Light-Scattering or nephelometry is a specialized detection mode that can be used
to measure drug solubility in the NEPHELOstar Plus microplate reader. 

Thursday, November 29, 2012

Applications Thursday – GPCR Activation via cAMP or Inositol Phosphate Production is Measured in Live Cells Using HTRF® Chemistry

GPCRs have two major signaling pathways - the regulation of cAMP levels and the increase in intracellular Ca2+ triggered by inositol 1, 4, 5- triphosphate (IP3). Specific G proteins activates these signaling pathways and they are associated with different receptors. Activation of a Gs or Gi coupled receptor results in the increase or decrease of cAMP levels, respectively. While activation of a Gq coupled receptor activates phospholipase C (PLC) and triggers the inositol phosphate (IP) cascade.

Cisbio Bioassays has assay kits able to measure the activation of Gs, Gi and Gq coupled receptors in one assay, using their new generation Lumi4-Tb™ TR-FRET Cryptate. This chemistry allows for the detection of two signals in one well using a green acceptor (λ = 520 nm) and a red acceptor (λ = 665 nm). This same chemistry is used in Cisbio’s Tag-lite® technology.

IP-One and cAMP experiments were performed on the PHERAstar HTS microplate readers using Simultaneous Dual Emission detection (detailed in Application note 209 . With this unique feature, the plate is read only once for dual emission assays, thereby decreasing time and variability. All Cisbio chemistry can be performed on the PHERAstar FS, which uses a UV Laser for excitation. The UV Laser will allow for greater sensitivity and faster read times (see Application Note 222 for IP-One data using the UV Laser) . The POLARstar and FLUOstar Omega with advanced assay technology also perform this chemistry, but in a non-HTS fashion.

Wednesday, November 28, 2012

Fun Fact: One Week Left to Vote for SLAS Board of Directors

The Society for Laboratory Automation and Screening (SLAS) is electing three new members to serve for three years on the SLAS Board of Directors and there is only one week left to vote. Amongst the 8 candidates is Dr. E.J. Dell, the International Marketing Manager for BMG LABTECH. Dr. Dell has attended both ALA and SBS meetings over the last six years while with BMG LABTECH and he hopes to bring some fresh ideas to SLAS if chosen. Some of those ideas include:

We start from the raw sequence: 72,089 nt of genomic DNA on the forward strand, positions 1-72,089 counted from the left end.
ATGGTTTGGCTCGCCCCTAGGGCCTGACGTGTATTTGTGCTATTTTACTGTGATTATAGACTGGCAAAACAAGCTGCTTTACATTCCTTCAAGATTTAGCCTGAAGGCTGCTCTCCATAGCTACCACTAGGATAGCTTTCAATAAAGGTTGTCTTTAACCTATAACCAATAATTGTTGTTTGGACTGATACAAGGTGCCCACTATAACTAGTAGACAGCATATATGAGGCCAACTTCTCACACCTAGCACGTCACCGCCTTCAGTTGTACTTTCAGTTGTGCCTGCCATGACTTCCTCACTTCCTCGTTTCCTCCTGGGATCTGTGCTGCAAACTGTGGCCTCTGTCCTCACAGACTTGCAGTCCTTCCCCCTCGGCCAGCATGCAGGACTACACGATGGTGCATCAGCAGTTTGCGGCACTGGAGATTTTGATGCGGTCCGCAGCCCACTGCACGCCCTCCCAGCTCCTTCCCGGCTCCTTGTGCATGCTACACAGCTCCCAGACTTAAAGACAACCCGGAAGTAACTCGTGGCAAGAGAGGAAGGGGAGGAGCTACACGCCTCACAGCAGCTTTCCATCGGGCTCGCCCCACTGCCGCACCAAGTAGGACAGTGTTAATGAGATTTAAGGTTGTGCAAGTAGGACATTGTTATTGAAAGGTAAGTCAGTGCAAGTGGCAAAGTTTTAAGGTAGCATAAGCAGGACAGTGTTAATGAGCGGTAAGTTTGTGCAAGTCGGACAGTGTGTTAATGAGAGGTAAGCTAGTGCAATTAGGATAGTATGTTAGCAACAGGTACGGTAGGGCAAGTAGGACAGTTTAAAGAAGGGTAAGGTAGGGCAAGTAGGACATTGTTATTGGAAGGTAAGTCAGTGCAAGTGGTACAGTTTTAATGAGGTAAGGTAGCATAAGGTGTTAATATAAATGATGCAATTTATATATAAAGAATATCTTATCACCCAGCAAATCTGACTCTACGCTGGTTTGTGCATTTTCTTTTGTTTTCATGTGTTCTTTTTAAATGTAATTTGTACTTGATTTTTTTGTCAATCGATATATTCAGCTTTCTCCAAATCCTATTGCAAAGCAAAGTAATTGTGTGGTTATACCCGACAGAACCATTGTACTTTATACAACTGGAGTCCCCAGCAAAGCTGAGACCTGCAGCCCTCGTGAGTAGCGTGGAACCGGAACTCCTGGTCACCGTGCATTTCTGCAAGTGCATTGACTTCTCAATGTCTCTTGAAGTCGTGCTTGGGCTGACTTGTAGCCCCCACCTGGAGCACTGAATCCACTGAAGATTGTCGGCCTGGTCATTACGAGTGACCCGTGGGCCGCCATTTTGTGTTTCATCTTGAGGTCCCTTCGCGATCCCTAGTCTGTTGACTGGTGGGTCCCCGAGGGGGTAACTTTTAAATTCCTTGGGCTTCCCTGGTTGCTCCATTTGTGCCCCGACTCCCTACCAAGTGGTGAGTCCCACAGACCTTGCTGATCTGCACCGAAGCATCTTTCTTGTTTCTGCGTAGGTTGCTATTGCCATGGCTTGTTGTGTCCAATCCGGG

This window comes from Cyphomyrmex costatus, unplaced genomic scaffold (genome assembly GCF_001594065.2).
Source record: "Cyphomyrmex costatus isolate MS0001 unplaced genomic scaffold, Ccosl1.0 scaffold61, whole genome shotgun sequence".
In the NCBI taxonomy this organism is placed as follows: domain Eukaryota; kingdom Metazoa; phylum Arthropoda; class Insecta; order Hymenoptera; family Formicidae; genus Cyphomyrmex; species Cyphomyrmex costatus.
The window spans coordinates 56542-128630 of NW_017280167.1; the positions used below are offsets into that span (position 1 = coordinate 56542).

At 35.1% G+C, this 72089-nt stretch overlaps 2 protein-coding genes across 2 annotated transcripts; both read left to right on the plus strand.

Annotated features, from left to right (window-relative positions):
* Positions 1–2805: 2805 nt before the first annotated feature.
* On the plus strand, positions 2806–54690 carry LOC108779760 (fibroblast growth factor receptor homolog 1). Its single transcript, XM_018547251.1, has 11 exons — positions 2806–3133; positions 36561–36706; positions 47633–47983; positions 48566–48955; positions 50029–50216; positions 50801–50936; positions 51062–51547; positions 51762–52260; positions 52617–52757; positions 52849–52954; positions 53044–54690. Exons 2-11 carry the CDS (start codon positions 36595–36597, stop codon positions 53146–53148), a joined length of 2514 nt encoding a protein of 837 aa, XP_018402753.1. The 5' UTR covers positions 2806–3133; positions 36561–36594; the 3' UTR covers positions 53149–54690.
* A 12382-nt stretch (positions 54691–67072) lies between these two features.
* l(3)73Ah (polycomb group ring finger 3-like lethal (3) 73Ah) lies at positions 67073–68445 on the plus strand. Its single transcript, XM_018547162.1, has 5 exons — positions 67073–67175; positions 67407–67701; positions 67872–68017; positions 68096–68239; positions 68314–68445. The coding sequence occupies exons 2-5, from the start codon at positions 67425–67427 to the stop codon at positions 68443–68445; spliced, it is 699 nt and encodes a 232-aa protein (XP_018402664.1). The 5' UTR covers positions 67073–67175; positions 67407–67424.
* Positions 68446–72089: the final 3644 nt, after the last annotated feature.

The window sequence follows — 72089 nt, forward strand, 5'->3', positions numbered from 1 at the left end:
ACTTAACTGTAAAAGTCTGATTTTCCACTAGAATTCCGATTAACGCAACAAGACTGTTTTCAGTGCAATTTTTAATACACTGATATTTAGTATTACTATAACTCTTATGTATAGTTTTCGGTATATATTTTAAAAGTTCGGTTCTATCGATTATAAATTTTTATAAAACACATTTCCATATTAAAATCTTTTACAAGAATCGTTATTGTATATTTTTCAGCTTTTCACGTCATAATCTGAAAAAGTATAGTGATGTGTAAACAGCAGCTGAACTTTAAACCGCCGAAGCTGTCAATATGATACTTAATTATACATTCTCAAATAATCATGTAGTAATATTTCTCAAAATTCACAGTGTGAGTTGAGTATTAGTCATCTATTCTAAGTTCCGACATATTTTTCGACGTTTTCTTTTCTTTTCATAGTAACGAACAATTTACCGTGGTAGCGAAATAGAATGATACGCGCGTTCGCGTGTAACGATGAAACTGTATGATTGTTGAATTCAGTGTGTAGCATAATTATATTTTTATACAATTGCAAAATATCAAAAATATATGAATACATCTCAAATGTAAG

• Further miniaturization to smaller volumes – This will not only save time and money, but assays will also be performed in a more realistic lower volume environment 
  • Increased presence of core-facilities at SLAS – Core facilities that do specialized screening have changed the landscape of HTS 
  • Broadening automation and screening to other scientific fields like Toxicology and Environmental Biology – This would encourage those fields of study to migrate away from whole animal bioassays

If you are a member of SLAS and have not yet voted, you may do so here:

See you in January at Booth #721 at SLAS2013 in Orlando!

Tuesday, November 27, 2012

Did you know that BMG LABTECH is presenting a webinar tomorrow, November 28th at 12:00 EST on Cell-Based Microplate Assays?

In collaboration with Drug Discovery and Development, BMG LABTECH is hosting a free webinar entitled Developing and Optimizing Cell-Based Microplate Assays. In this webinar, three different speakers will highlight different aspects of developing cell-based assays in a microplate format. They include:

  • Optimizing Measurements for Microplate Cell-based Assays
    Catherine Wark, BMG LABTECH, UK
  • Miniaturization and Automation of HTRF® Cell-based Assays with the Echo® Liquid Handler
    Bonnie Edwards, Labcyte, Inc., USA
  • Identification and characterization of allosteric modulators of GPCRs using an HTRF® cellular assay
    Jeff Jerman, PhD, MRC Technology, UK

Sign up here to join us at 12:00 EST tomorrow for this live webinar, panelists will be available for questions. Reproductions of the webinar will be available shortly upon request.

Monday, November 26, 2012

FAQ: What are the advantages of well scanning?

Under normal reading conditions, most plate readers take a single measurement in the center of each well. For cell based assays where the cell distribution is uneven a single center well reading is insufficient. In some cases, a single center point reading may completely miss the material of interest in a large well format.